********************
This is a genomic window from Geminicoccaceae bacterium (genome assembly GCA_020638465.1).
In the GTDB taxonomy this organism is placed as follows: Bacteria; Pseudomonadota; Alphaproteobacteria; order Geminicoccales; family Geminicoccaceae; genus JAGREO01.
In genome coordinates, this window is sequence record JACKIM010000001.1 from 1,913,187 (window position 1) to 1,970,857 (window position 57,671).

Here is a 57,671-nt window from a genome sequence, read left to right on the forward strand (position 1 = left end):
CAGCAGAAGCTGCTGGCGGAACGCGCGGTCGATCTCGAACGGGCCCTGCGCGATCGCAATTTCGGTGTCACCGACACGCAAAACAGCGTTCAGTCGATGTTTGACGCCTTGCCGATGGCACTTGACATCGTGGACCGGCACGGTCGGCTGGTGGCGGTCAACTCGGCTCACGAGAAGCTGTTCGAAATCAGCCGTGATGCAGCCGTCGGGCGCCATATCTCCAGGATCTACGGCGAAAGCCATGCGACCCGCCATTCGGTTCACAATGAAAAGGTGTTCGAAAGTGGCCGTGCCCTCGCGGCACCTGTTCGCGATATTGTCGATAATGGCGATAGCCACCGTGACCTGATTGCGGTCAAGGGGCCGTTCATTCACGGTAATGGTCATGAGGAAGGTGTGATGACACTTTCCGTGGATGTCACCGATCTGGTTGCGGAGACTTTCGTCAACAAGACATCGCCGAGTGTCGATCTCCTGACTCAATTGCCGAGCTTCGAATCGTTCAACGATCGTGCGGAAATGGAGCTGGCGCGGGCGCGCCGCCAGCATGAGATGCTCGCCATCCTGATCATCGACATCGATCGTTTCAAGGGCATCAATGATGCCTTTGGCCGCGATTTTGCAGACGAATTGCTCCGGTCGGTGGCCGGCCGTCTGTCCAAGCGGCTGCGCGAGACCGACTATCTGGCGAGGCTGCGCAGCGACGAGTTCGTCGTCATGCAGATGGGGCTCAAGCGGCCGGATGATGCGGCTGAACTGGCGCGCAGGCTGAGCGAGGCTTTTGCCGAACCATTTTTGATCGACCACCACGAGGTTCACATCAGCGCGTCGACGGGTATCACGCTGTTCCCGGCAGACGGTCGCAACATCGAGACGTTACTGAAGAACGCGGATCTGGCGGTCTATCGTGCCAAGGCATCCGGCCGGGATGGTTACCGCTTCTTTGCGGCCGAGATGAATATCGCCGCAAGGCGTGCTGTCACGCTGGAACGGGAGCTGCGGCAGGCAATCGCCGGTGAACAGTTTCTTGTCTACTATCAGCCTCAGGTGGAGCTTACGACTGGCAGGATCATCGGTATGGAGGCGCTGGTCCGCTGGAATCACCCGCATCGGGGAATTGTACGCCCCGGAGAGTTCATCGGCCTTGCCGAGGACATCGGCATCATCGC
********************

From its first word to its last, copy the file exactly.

This is a genomic window from Geminicoccaceae bacterium (genome assembly GCA_020638465.1).
In the GTDB taxonomy this organism is placed as follows: Bacteria; Pseudomonadota; Alphaproteobacteria; order Geminicoccales; family Geminicoccaceae; genus JAGREO01.
In genome coordinates, this window is sequence record JACKIM010000001.1 from 1,913,187 (window position 1) to 1,970,857 (window position 57,671).

Here is a 57,671-nt window from a genome sequence, read left to right on the forward strand (position 1 = left end):
CAGCAGAAGCTGCTGGCGGAACGCGCGGTCGATCTCGAACGGGCCCTGCGCGATCGCAATTTCGGTGTCACCGACACGCAAAACAGCGTTCAGTCGATGTTTGACGCCTTGCCGATGGCACTTGACATCGTGGACCGGCACGGTCGGCTGGTGGCGGTCAACTCGGCTCACGAGAAGCTGTTCGAAATCAGCCGTGATGCAGCCGTCGGGCGCCATATCTCCAGGATCTACGGCGAAAGCCATGCGACCCGCCATTCGGTTCACAATGAAAAGGTGTTCGAAAGTGGCCGTGCCCTCGCGGCACCTGTTCGCGATATTGTCGATAATGGCGATAGCCACCGTGACCTGATTGCGGTCAAGGGGCCGTTCATTCACGGTAATGGTCATGAGGAAGGTGTGATGACACTTTCCGTGGATGTCACCGATCTGGTTGCGGAGACTTTCGTCAACAAGACATCGCCGAGTGTCGATCTCCTGACTCAATTGCCGAGCTTCGAATCGTTCAACGATCGTGCGGAAATGGAGCTGGCGCGGGCGCGCCGCCAGCATGAGATGCTCGCCATCCTGATCATCGACATCGATCGTTTCAAGGGCATCAATGATGCCTTTGGCCGCGATTTTGCAGACGAATTGCTCCGGTCGGTGGCCGGCCGTCTGTCCAAGCGGCTGCGCGAGACCGACTATCTGGCGAGGCTGCGCAGCGACGAGTTCGTCGTCATGCAGATGGGGCTCAAGCGGCCGGATGATGCGGCTGAACTGGCGCGCAGGCTGAGCGAGGCTTTTGCCGAACCATTTTTGATCGACCACCACGAGGTTCACATCAGCGCGTCGACGGGTATCACGCTGTTCCCGGCAGACGGTCGCAACATCGAGACGTTACTGAAGAACGCGGATCTGGCGGTCTATCGTGCCAAGGCATCCGGCCGGGATGGTTACCGCTTCTTTGCGGCCGAGATGAATATCGCCGCAAGGCGTGCTGTCACGCTGGAACGGGAGCTGCGGCAGGCAATCGCCGGTGAACAGTTTCTTGTCTACTATCAGCCTCAGGTGGAGCTTACGACTGGCAGGATCATCGGTATGGAGGCGCTGGTCCGCTGGAATCACCCGCATCGGGGAATTGTACGCCCCGGAGAGTTCATCGGCCTTGCCGAGGACATCGGCATCATCGC